Adam Pendleton at Pace London
Pace Gallery and Adam Pendleton worked together on two more occasions: for his first U.K. solo exhibition in 2012 titled I’ll Be Your, and last year, Pace Beijing included his video work in the group exhibition We Love Video This Summer, which showed Adam’s versatility and comfort while working with different media. The second U.K. solo show at Pace Gallery titled New Work precedes his presentation in the Belgian Pavilion at 56th Venice Biennale.
Black Lives Matter
Feeling of comfort in different media allows Adam Pendleton a complete control over his cross-disciplinary practice. He draws his themes and iconography from the experience of the Conceptualism, Dadaism, Minimalism and experimental literature. Engaging with language on a figurative and literal level, he is creating a new recontextualized history through proper images. Adam Pendleton is referring to cultural movements from the 1960’s to today which includes mostly the ones from African-American political and social history such as Civil Rights Movement, Black Power and Black Arts Movement. Through the chant Black Lives Matter he is sending a clear message that, even in this century, the idea of equal rights has only been recognized, but not yet accepted. Adam Pendleton is referring to more recent events such as the political riots that bursted out after the highly publicized deaths of African-American citizens in Ferguson, Missouri. Through different series of artworks in this exhibition, Adam is exploring the relations between race, politics and language, while keeping in mind the burden of the history on the present comprehensions of such relations.
Adam Pendleton’s Painting Machine
Adam Pendleton explains his new works as made with a low-tech painting machine, creating a unique surface partly handmade and partly machine-made. The humanly made part of the painting is embodied in the abstract background, leaving the surface for the machine to print a phrase, thus creating a strain between the abstract and apparent forms of representation. The visual language is bolstered with the collage featuring the cropped images of Sol LeWitt’s Incomplete Open Cubes (1974), isolating the inscription Black Dada. At Pace London, Adam Pendleton will be also showing the sculptures in the forms of letters, with their mirror-polished steel surface silkscreened with the pages for Black Dada Reader, an anthology edited by the artist, which will be published in spring 2015. In this manner, the paintings from his Black Dada series are brought into the three-dimensional form.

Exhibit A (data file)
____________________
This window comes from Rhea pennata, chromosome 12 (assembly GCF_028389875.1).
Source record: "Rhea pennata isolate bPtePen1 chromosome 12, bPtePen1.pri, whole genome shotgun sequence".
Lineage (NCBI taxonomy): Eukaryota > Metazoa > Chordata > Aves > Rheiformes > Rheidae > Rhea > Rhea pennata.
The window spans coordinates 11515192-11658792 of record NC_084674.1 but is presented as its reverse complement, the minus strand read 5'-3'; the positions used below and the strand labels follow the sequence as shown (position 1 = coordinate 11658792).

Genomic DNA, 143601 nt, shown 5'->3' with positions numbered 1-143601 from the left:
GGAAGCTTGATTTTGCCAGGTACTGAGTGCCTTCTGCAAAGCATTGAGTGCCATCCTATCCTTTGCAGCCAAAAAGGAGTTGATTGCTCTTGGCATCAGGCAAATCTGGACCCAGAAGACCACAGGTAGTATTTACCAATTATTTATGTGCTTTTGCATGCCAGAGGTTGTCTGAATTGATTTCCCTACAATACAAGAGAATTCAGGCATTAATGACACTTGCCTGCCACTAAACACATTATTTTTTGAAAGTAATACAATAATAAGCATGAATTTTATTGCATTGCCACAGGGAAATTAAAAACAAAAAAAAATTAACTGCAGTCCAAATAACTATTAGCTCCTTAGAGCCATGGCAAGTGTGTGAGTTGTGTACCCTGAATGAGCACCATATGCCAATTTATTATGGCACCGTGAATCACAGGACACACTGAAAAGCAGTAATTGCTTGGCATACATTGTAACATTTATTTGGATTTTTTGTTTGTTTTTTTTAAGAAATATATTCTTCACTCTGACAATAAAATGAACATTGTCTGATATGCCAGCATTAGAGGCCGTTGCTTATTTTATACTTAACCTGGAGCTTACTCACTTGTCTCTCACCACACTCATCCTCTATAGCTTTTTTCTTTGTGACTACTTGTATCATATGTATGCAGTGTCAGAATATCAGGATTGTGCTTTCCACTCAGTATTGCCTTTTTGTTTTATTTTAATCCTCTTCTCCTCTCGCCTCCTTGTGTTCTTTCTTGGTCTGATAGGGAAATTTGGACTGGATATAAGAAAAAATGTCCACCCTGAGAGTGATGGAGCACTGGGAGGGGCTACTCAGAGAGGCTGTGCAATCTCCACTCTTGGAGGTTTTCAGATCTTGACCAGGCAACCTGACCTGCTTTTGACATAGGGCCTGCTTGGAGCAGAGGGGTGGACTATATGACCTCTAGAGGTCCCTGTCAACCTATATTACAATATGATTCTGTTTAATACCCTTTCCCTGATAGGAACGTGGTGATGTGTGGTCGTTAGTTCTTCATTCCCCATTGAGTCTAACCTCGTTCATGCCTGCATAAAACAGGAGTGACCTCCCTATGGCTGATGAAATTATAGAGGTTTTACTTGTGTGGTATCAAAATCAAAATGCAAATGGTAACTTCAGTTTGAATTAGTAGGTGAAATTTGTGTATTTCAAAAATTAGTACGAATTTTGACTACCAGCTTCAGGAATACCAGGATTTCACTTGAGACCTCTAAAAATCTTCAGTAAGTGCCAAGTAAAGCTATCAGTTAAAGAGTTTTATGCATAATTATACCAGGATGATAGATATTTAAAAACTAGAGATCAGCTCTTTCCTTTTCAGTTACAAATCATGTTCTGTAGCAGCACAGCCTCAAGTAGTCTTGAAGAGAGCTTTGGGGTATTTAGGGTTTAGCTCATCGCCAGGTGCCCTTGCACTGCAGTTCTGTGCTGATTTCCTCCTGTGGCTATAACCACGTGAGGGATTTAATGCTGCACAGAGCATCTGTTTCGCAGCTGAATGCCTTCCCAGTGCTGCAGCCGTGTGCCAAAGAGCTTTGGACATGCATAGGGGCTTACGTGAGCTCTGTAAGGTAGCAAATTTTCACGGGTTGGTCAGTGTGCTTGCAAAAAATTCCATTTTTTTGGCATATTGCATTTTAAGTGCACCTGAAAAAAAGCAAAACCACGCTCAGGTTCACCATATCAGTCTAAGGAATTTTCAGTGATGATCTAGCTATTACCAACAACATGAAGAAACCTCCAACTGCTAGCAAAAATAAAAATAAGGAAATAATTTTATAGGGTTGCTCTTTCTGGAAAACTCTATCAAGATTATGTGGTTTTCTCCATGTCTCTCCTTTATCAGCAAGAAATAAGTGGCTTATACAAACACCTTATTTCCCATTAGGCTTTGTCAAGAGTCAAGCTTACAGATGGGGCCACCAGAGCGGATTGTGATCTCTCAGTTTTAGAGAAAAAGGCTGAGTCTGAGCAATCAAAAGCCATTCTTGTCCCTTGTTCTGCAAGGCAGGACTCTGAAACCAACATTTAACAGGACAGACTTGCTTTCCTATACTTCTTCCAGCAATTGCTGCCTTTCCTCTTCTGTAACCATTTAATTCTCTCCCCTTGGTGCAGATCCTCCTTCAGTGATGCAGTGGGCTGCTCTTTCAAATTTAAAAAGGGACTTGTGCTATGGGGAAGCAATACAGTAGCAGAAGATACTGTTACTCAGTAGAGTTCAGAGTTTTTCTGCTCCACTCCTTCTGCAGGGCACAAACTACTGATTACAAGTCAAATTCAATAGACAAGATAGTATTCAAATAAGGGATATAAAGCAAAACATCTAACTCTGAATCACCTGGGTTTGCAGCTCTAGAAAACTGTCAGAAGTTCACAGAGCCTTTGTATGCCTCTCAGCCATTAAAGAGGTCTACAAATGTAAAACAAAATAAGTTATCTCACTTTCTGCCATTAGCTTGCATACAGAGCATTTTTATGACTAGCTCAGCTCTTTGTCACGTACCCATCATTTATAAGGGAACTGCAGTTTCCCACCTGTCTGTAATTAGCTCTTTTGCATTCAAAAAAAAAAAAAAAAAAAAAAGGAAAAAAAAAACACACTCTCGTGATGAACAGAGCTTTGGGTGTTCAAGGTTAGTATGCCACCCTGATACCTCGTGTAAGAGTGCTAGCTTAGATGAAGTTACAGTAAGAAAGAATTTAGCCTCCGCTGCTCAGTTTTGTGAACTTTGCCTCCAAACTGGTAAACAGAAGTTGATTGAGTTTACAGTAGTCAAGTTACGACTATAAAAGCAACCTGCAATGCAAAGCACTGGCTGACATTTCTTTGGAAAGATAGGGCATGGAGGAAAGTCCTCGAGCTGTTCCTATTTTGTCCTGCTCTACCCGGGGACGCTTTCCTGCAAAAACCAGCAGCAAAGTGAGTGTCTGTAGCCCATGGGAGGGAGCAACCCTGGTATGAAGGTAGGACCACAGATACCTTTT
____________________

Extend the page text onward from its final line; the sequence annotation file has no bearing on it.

Pace London Hosts Adam Pendleton
Adam Pendleton is a New York based artist whose works can be found in numerous public collections such as Solomon R. Guggenheim Museum in New York, Tate Modern in London and Carnegie Museum of Art in Pittsburgh amongst others. He had significant exhibitions at Palais de Tokyo’s La Triennale in 2012, The Kitchen in New York and Whitechapel Gallery in London.
Pace London invites you to explore the world of Adam Pendleton on one of their London addresses, 6 Burlington Gardens, and it is open to the public Tuesday to Saturday from 10 a.m. to 6 p.m
Opening of the exhibition is on the 16th of April and it will be on display until the 23rd of May 2015.
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All images are courtesy of Pace Gallery.